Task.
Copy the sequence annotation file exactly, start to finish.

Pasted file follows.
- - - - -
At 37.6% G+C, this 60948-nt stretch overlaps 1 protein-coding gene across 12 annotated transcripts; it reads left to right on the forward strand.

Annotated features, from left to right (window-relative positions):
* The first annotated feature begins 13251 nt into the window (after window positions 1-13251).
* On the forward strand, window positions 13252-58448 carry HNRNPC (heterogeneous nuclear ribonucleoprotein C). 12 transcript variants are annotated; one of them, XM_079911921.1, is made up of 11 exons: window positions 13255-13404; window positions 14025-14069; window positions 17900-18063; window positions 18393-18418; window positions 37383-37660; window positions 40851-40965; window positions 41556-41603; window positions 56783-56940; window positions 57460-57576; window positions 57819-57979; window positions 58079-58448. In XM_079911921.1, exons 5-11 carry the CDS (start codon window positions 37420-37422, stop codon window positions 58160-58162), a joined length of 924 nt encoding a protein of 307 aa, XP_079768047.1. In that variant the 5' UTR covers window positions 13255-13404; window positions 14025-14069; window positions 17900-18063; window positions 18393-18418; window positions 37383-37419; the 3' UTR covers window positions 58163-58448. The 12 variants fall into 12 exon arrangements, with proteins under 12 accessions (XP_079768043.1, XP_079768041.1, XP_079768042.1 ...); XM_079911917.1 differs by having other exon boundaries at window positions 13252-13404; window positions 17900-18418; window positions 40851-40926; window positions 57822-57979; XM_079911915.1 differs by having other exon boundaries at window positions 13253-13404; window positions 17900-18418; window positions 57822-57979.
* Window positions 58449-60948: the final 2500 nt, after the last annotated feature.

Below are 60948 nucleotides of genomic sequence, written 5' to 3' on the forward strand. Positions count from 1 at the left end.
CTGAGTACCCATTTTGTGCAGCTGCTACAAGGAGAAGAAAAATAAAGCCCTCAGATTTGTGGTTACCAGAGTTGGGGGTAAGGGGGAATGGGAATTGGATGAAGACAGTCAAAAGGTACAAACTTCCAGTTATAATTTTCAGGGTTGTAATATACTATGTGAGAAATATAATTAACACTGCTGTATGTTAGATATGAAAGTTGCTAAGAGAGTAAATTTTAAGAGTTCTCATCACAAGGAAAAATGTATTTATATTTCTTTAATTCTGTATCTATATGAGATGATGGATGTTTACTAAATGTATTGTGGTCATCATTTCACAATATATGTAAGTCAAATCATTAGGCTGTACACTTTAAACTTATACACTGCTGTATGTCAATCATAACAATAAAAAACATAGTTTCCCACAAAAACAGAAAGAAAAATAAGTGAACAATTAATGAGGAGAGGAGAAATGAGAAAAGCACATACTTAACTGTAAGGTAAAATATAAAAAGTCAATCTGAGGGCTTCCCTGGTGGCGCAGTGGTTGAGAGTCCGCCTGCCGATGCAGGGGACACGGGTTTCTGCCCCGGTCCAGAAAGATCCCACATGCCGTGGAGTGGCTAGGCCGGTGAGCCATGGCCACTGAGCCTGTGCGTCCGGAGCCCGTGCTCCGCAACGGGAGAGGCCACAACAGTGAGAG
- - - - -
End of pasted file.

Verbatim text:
At 37.6% G+C, this 60948-nt stretch overlaps 1 protein-coding gene across 12 annotated transcripts; it reads left to right on the forward strand.

Annotated features, from left to right (window-relative positions):
* The first annotated feature begins 13251 nt into the window (after window positions 1-13251).
* On the forward strand, window positions 13252-58448 carry HNRNPC (heterogeneous nuclear ribonucleoprotein C). 12 transcript variants are annotated; one of them, XM_079911921.1, is made up of 11 exons: window positions 13255-13404; window positions 14025-14069; window positions 17900-18063; window positions 18393-18418; window positions 37383-37660; window positions 40851-40965; window positions 41556-41603; window positions 56783-56940; window positions 57460-57576; window positions 57819-57979; window positions 58079-58448. In XM_079911921.1, exons 5-11 carry the CDS (start codon window positions 37420-37422, stop codon window positions 58160-58162), a joined length of 924 nt encoding a protein of 307 aa, XP_079768047.1. In that variant the 5' UTR covers window positions 13255-13404; window positions 14025-14069; window positions 17900-18063; window positions 18393-18418; window positions 37383-37419; the 3' UTR covers window positions 58163-58448. The 12 variants fall into 12 exon arrangements, with proteins under 12 accessions (XP_079768043.1, XP_079768041.1, XP_079768042.1 ...); XM_079911917.1 differs by having other exon boundaries at window positions 13252-13404; window positions 17900-18418; window positions 40851-40926; window positions 57822-57979; XM_079911915.1 differs by having other exon boundaries at window positions 13253-13404; window positions 17900-18418; window positions 57822-57979.
* Window positions 58449-60948: the final 2500 nt, after the last annotated feature.

Below are 60948 nucleotides of genomic sequence, written 5' to 3' on the forward strand. Positions count from 1 at the left end.
CTGAGTACCCATTTTGTGCAGCTGCTACAAGGAGAAGAAAAATAAAGCCCTCAGATTTGTGGTTACCAGAGTTGGGGGTAAGGGGGAATGGGAATTGGATGAAGACAGTCAAAAGGTACAAACTTCCAGTTATAATTTTCAGGGTTGTAATATACTATGTGAGAAATATAATTAACACTGCTGTATGTTAGATATGAAAGTTGCTAAGAGAGTAAATTTTAAGAGTTCTCATCACAAGGAAAAATGTATTTATATTTCTTTAATTCTGTATCTATATGAGATGATGGATGTTTACTAAATGTATTGTGGTCATCATTTCACAATATATGTAAGTCAAATCATTAGGCTGTACACTTTAAACTTATACACTGCTGTATGTCAATCATAACAATAAAAAACATAGTTTCCCACAAAAACAGAAAGAAAAATAAGTGAACAATTAATGAGGAGAGGAGAAATGAGAAAAGCACATACTTAACTGTAAGGTAAAATATAAAAAGTCAATCTGAGGGCTTCCCTGGTGGCGCAGTGGTTGAGAGTCCGCCTGCCGATGCAGGGGACACGGGTTTCTGCCCCGGTCCAGAAAGATCCCACATGCCGTGGAGTGGCTAGGCCGGTGAGCCATGGCCACTGAGCCTGTGCGTCCGGAGCCCGTGCTCCGCAACGGGAGAGGCCACAACAGTGAGAG